1. An Explanation of California Expungement Law

California Penal Code 1203.4 PC provides that once an individual’s criminal record is expunged, the person is released from “all penalties and disabilities” arising out of the conviction.2

This is especially important because in today’s economy — where finding a job is tougher than ever — you want to do everything in your power to make yourself the most desirable candidate.  Clearly, this includes being able to state that you have a clean criminal record.

Expungements are also beneficial for securing or maintaining California professional licenses and for joining many professional organizations.  This relief offers you a “fresh start” from an otherwise questionable past.

1.1. Who is eligible to get a California expungement?

As a basic rule, you’re entitled to expunge your criminal records in California if you were convicted of a misdemeanor or felony offense, and you

  1. successfully completed probation, and
  2. are not currently charged with a criminal offense, on probation for a criminal offense or serving a sentence for a criminal offense.4

You must have successfully completed your probation in its entirety (or obtained an early termination of probation, discussed below). If  you got sent to California state prison — either at the time of judgment, or because of a probation violation — you do not qualify for an expungement.5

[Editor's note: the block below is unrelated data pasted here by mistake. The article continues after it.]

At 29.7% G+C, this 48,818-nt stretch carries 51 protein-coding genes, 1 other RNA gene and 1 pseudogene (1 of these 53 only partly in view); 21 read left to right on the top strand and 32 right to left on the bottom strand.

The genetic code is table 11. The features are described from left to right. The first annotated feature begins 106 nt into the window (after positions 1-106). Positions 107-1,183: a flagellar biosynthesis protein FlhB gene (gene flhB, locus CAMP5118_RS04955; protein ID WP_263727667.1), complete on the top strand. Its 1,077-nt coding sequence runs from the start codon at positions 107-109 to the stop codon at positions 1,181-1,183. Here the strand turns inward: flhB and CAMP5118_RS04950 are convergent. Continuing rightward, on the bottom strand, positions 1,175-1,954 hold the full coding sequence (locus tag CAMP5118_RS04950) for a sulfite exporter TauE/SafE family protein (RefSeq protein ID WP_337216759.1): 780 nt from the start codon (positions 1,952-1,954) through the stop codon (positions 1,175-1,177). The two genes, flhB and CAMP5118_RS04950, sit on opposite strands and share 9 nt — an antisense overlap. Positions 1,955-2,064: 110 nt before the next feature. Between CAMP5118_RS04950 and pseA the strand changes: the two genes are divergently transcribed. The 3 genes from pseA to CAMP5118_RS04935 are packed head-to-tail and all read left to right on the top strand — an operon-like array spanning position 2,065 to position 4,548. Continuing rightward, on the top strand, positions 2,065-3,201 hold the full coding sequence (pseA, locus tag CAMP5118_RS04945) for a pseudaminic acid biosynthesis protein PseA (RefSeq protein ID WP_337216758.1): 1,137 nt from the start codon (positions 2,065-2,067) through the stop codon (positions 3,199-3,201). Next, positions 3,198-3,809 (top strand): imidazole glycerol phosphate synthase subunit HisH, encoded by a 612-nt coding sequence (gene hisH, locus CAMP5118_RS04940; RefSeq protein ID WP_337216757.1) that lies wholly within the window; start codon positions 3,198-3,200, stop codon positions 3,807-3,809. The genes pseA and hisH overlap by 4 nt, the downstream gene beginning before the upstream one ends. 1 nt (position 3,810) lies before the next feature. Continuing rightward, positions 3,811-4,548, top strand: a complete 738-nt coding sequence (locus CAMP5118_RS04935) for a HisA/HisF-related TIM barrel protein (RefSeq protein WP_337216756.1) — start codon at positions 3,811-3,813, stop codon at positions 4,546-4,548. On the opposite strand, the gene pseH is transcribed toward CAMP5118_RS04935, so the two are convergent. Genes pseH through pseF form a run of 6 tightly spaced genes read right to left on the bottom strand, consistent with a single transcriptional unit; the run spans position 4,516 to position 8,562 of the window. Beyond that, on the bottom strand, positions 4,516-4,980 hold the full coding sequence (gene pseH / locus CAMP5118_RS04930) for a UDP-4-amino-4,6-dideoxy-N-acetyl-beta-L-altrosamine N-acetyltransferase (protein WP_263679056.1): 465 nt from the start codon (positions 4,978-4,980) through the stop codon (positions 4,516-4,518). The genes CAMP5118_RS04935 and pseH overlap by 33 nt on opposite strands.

“Successfully completing your probation” means that you

  1. completed all the terms of your probation (that is, paid all fines and restitution, completed any counseling programs, community service, etc.),
  2. attended all required court appearances (either personally or through your attorney), and
  3. did not commit any new crimes while on probation.

1.2. Who is NOT eligible to get a California expungement?

As we stated, you cannot expunge a conviction if you were sent to state prison.

Beyond that, there are also certain criminal offenses in California that cannot be expunged.  These include serious sex offenses committed against children, such as

1.3. What if I violated (or didn’t satisfy) my probation?

If you completed your probation without a violation, you are entitled to expunge your California criminal record.

But if you failed successfully to complete your probation — and you received a probation violation — all hope is not lost. The court will hold a special hearing to determine whether you are nonetheless a good candidate for expungement.7

In the wake of a probation violation, the court has wide discretion as to whether to grant or deny the petition for expungement. Factors that the judge may consider include (but are not limited to):

  • your overall performance while on probation,
  • the seriousness of the underlying conviction,
  • your criminal history, and
  • any additional evidence you can provide to demonstrate why you are deserving of this relief, such as
    • your opportunity to obtain a good job,
    • the fact that you support your family,
    • the fact that you have strong community ties, etc.